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On a Day Meant for Celebration, New Orleans Just Wasn't Itself

Cemeteries usually come to life here as people visit deceased relatives on All Saints' Day. But many residents haven't returned to the city.

November 02, 2005|Ann M. Simmons | Times Staff Writer

NEW ORLEANS — All Saints' Day, typically a day of joy and revelry when families here visit loved ones' graves and pay their respects, instead was a solemn occasion tinged with melancholy Tuesday.

Missing were the lines of cars and visitors that in past years streamed into the city's landmark cemeteries. But activists from groups dedicated to preserving the city's graveyards were at the entrances of some and encouraged the few visitors to continue the ritual.

"Normally, you can't get a parking space anywhere near here," said Rene Fransen, vice president of Save Our Cemeteries Inc., as he helped set up a welcome table with a donation box at the entrance of St. Louis Cemetery No. 1 -- the city's oldest burial ground. "This one is usually jampacked."

All Saints' Day, which is observed Nov. 1 by Roman Catholics, Anglicans and Lutherans in many countries, is thought to stem from an ancient Celtic holiday.

In New Orleans, renowned for its ornate stone-and-marble above-ground tombs, families in past years would weed, spruce up and even paint the graves of their loved ones, cemetery preservationists said. Many tombs would be decorated with colorful wreaths, and collages of pink and white chrysanthemums and yellow daisies and marigolds.

Some families would offer libations of champagne, and tourists would often gather to observe the celebrations.

"It's not a day to mourn your family. It's a day to celebrate your life," said Fransen, whose group works to refurbish many of the city's historic graveyards.

But an estimated 80% of New Orleans' 500,000 residents left town after Hurricane Katrina, which ravaged the city Aug. 29, and the atmosphere this overcast day was decidedly somber.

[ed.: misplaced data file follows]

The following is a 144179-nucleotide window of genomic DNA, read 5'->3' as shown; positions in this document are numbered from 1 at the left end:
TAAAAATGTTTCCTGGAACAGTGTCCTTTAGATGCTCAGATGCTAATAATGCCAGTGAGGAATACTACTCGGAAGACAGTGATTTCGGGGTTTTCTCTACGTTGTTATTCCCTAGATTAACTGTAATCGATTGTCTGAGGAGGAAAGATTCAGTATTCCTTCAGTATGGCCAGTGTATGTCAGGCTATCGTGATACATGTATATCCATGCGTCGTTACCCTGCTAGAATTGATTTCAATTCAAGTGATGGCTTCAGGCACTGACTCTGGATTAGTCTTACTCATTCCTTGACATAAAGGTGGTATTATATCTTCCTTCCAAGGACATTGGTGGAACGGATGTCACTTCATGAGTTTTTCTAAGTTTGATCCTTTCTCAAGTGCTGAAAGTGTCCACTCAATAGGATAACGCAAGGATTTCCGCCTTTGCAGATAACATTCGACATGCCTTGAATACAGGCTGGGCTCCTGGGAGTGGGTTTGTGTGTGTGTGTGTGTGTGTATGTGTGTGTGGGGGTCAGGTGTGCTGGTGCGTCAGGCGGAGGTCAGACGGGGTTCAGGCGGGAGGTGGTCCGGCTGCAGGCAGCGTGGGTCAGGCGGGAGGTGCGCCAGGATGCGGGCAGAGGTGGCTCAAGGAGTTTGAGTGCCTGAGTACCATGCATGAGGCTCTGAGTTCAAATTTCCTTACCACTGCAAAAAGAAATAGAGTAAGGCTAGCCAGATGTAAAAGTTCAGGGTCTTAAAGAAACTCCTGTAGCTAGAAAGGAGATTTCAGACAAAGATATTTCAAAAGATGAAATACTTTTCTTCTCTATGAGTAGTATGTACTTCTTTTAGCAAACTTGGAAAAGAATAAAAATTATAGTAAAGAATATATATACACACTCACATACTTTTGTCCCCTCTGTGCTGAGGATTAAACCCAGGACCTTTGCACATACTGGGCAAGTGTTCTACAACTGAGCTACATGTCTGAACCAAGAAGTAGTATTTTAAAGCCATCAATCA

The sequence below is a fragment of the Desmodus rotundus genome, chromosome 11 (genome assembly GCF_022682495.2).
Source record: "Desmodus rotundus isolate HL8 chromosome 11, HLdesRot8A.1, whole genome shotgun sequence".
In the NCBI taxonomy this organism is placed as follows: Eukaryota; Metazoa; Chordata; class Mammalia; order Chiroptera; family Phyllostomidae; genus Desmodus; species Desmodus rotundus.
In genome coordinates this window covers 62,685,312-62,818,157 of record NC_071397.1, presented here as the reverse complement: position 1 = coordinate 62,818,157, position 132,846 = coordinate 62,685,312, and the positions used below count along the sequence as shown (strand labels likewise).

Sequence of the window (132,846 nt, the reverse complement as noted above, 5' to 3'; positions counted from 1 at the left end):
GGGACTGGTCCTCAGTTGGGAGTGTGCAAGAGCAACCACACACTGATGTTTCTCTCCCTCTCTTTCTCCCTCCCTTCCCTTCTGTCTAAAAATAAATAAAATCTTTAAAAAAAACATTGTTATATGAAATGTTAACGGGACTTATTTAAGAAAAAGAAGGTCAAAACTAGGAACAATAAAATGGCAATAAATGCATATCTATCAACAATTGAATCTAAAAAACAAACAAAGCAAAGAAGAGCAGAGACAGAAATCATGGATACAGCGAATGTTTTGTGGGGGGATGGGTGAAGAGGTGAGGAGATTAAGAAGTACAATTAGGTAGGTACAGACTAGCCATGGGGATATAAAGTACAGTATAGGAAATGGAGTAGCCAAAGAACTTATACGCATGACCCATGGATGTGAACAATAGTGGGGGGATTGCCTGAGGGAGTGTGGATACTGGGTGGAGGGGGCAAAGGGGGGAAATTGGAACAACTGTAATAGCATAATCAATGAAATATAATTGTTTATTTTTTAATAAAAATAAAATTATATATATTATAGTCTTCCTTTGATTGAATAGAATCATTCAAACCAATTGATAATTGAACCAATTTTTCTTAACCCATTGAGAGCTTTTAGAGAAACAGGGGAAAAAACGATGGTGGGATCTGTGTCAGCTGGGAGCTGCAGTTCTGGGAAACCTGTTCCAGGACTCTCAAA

"It's tinged with an air of sadness and loss," said Louise Saenz, executive director of Save Our Cemeteries. "Even though it's a cemetery, because of the hurricanes and what we've lost recently, it's worse."

Some graveyards were damaged by flooding, preliminary assessments by Saenz's organization found, and others were battered by falling trees and flying debris. Flooding dislodged at least one casket, group representatives said.

Kelly Bienvenu, who turned 44 on Tuesday, said the day marked the first time her 75-year-old mother had not placed flowers on the graves of her parents and other close relatives at Greenwood Cemetery. Her mother was evacuated to Louisville, Ky., before the storm, and has not returned to New Orleans.

Bienvenu decided it was up to her to carry on the family observance of All Saints' Day.

"I got up this morning, and went to get flowers," said Bienvenu, who bought lilies to place at the tomb of her maternal grandparents and an uncle. "I said, 'I just have to do this.' It's tradition."

Shirley Blunt, 58, accompanied her 79-year-old mother, Celeta Jasmin, to two family tombs in St. Louis Cemetery No. 1, where they said more than a dozen relatives were buried, dating back to Blunt's great-great grandfather. The cemetery was built in 1789.

Jasmin placed red and orange silk flowers in metal holders attached to the tombs, as Blunt recalled how All Saints' Day usually spurred a bustling reunion of relatives and friends.

"You'd see people you hadn't seen in a year, but you'd meet them on All Saints' Day," said Blunt, whose family evacuated to Slocomb, Ala., after the hurricane but recently returned to check on their waterlogged home.

"The cemetery would be so crowded with people, you can't walk," Jasmin said.

"It's totally different this year," Blunt added with a sigh. "The city is totally different."

Mary Gates was terrified about what she might find at St. Roch Cemetery, a few miles away.

"Every year I come back here. I haven't missed a year. But it was hard coming back this year," said Gates, 55, as she stood at the base of a wall containing dozens of mausoleums, where her parents and grandfather are interred. Watermarks stained the stone 2 feet above the ground, but didn't reach the Gates' family tomb.

"I was just happy everything was OK," Gates said.

Dressed in a long white robe, Deacon Uriel Durr stood inside the St. Roch Cemetery chapel, his hand raised in prayer as he blessed the crypts of visitors' relatives interred there.

"It's healing for them to be here," Durr said. "A lot of people are suffering so much loss of their own, that having connections with their ancestors ... helps them."

At St. Louis Cemetery No. 2, Jules Hardy, 74, filled a vase with murky water from a spigot. The graveyard historically was reserved for free people of African descent or mixed race, with a separate section for slaves, Saenz said.

Stopping in front of a mausoleum with the inscription, "Hardy Family," he placed fresh flowers in the vase, removed his cap and bowed his head.

"I prayed for the dead -- for my people, and all the dead," said Hardy, after a few minutes of silence at the tomb containing his parents, grandparents and two sisters. At his side was his stepdaughter, Penny Irving, 42.

The retired longshoreman, who lost his home to Hurricane Katrina, said he also came to give thanks to his ancestors for watching over him.

"I feel blessed," said Hardy, adding that being able to observe All Saints' Day made "a whole lot of people realize how good it is to be living."

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